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story.lead_photo.caption LYNN KUTTER ENTERPRISE-LEADER Malachi Baker, who is in kindergarten at Lincoln Elementary, clowns around with his lunch buddy and mentor, Deon Birkes, assistant principal for Lincoln High School and the district's athletic director.

LINCOLN -- Dennis Miles Jr., with EMS Inc. in Dutch Mills, has spent his lunch hour every other week for the past four months eating with a young buddy at Lincoln Elementary School.

The relationship between Miles and his new friend, Vance Shook, 8, is just what school administrators had hoped a new mentoring program would accomplish at the elementary school and middle school.

"They have so much in common and they just clicked," said Jill Jackson, elementary school principal. "It's been wonderful to watch."

Miles is one of 30 adults who volunteered twice a month during the second semester to eat lunch with a student.

"I think it's pretty awesome," Miles said about the Lunch Buddy program. "It's really good for students who maybe don't get as much attention at home."

Miles has seen a change in Vance since the two started eating lunch together in January.

At first Vance was shy and standoffish.

Now, as soon as Vance sees Miles at school, the young boy comes up to give a hug.

"We've bonded in a very short period of time," Miles said.

Vance has nice things to say about his buddy as well.

"He's real nice and he's kind to others and to me," Vance said.

The two talk about different subjects. Vance likes super heroes. Spiderman is his favorite. He also likes to read.

But Miles also has talked to Vance about strategies on how to deal with his behavior and how to calm down in certain situations.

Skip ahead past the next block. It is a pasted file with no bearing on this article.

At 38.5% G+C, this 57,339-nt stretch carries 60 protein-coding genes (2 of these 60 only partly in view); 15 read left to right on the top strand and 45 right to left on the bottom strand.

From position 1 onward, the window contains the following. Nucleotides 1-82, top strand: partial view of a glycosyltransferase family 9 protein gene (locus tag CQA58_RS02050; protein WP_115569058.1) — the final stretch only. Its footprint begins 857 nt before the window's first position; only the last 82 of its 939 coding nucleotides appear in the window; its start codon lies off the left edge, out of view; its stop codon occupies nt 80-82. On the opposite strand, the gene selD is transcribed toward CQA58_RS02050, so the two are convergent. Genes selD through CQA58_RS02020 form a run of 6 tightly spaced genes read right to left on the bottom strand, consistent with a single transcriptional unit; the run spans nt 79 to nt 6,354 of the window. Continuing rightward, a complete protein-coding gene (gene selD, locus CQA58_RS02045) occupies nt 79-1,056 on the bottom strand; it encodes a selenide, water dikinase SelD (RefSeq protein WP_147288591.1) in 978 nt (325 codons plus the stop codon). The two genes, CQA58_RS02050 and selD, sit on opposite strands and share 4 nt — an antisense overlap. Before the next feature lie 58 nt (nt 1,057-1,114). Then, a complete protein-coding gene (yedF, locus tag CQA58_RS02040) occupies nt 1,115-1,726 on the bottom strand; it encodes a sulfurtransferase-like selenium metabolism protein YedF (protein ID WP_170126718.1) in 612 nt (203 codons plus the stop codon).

Vance said one thing he has learned he can do when he gets angry is to sit on his bottom on his hands.

Mary Ann Spears, superintendent of Lincoln Consolidated School District, began talking about a mentoring program for children after attending a Bright Futures conference last spring. She was especially impressed with a program in Mexico, Mo., where mentors were meeting with 200 students once a week during their lunch period.

Spears came back to Lincoln and immediately began pushing for Lincoln to have its own mentoring program.

Jackson has taken over the Lunch Buddy program for Lincoln and she hopes to double the number of students and adults involved in it next year.

"This is something for the kids and they look forward to it," Jackson said. "It's a goal for them to work toward and it is someone they can have a positive relationship with. This is to help build up their self-esteem."

Jackson said the school looked at several factors when deciding what students to try to sign up for the program.

"When making the decision on what students would benefit from this program, we used teacher and counselor recommendation. I also work with several parents and asked their permission in providing their child with a lunch buddy, to offer them some extra support throughout the school day. Typically it was a combination of factors, but we knew it would a successful benefactor of their day," Jackson said.

The lunch buddy system brings another adult into the students' lives, in addition to their parents or teachers, she added.

Anyone interested in volunteering as a lunch buddy can email Jackson at

General News on 06/06/2018

Print Headline: Lunch Buddies Bond Over Cafeteria Food

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